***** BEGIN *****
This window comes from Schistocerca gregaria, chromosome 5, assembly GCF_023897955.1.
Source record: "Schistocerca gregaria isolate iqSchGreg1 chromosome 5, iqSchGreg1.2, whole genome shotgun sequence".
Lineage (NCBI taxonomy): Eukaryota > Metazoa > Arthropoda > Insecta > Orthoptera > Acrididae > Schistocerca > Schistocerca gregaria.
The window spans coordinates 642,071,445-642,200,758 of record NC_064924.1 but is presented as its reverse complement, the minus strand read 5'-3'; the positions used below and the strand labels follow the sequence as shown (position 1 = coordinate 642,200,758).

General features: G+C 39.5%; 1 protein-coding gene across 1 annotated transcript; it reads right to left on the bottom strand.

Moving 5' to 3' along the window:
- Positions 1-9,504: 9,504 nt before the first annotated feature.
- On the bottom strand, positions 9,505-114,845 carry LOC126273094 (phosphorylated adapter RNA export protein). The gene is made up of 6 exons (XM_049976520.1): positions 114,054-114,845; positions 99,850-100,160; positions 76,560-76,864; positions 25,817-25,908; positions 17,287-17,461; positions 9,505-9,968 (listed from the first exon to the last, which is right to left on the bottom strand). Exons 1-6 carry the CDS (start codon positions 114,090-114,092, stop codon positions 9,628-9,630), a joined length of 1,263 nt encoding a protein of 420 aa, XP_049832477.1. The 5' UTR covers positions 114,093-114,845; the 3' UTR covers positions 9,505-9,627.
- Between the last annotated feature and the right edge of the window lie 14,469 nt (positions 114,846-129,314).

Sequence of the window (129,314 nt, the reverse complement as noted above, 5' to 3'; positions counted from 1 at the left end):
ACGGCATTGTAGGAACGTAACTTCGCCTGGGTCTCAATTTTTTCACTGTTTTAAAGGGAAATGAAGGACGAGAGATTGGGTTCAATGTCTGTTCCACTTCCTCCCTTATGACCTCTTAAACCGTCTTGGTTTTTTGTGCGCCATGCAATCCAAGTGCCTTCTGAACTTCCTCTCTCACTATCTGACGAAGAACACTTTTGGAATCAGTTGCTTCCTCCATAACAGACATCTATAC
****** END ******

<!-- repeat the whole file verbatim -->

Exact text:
This window comes from Schistocerca gregaria, chromosome 5, assembly GCF_023897955.1.
Source record: "Schistocerca gregaria isolate iqSchGreg1 chromosome 5, iqSchGreg1.2, whole genome shotgun sequence".
Lineage (NCBI taxonomy): Eukaryota > Metazoa > Arthropoda > Insecta > Orthoptera > Acrididae > Schistocerca > Schistocerca gregaria.
The window spans coordinates 642,071,445-642,200,758 of record NC_064924.1 but is presented as its reverse complement, the minus strand read 5'-3'; the positions used below and the strand labels follow the sequence as shown (position 1 = coordinate 642,200,758).

General features: G+C 39.5%; 1 protein-coding gene across 1 annotated transcript; it reads right to left on the bottom strand.

Moving 5' to 3' along the window:
- Positions 1-9,504: 9,504 nt before the first annotated feature.
- On the bottom strand, positions 9,505-114,845 carry LOC126273094 (phosphorylated adapter RNA export protein). The gene is made up of 6 exons (XM_049976520.1): positions 114,054-114,845; positions 99,850-100,160; positions 76,560-76,864; positions 25,817-25,908; positions 17,287-17,461; positions 9,505-9,968 (listed from the first exon to the last, which is right to left on the bottom strand). Exons 1-6 carry the CDS (start codon positions 114,090-114,092, stop codon positions 9,628-9,630), a joined length of 1,263 nt encoding a protein of 420 aa, XP_049832477.1. The 5' UTR covers positions 114,093-114,845; the 3' UTR covers positions 9,505-9,627.
- Between the last annotated feature and the right edge of the window lie 14,469 nt (positions 114,846-129,314).

Sequence of the window (129,314 nt, the reverse complement as noted above, 5' to 3'; positions counted from 1 at the left end):
ACGGCATTGTAGGAACGTAACTTCGCCTGGGTCTCAATTTTTTCACTGTTTTAAAGGGAAATGAAGGACGAGAGATTGGGTTCAATGTCTGTTCCACTTCCTCCCTTATGACCTCTTAAACCGTCTTGGTTTTTTGTGCGCCATGCAATCCAAGTGCCTTCTGAACTTCCTCTCTCACTATCTGACGAAGAACACTTTTGGAATCAGTTGCTTCCTCCATAACAGACATCTATAC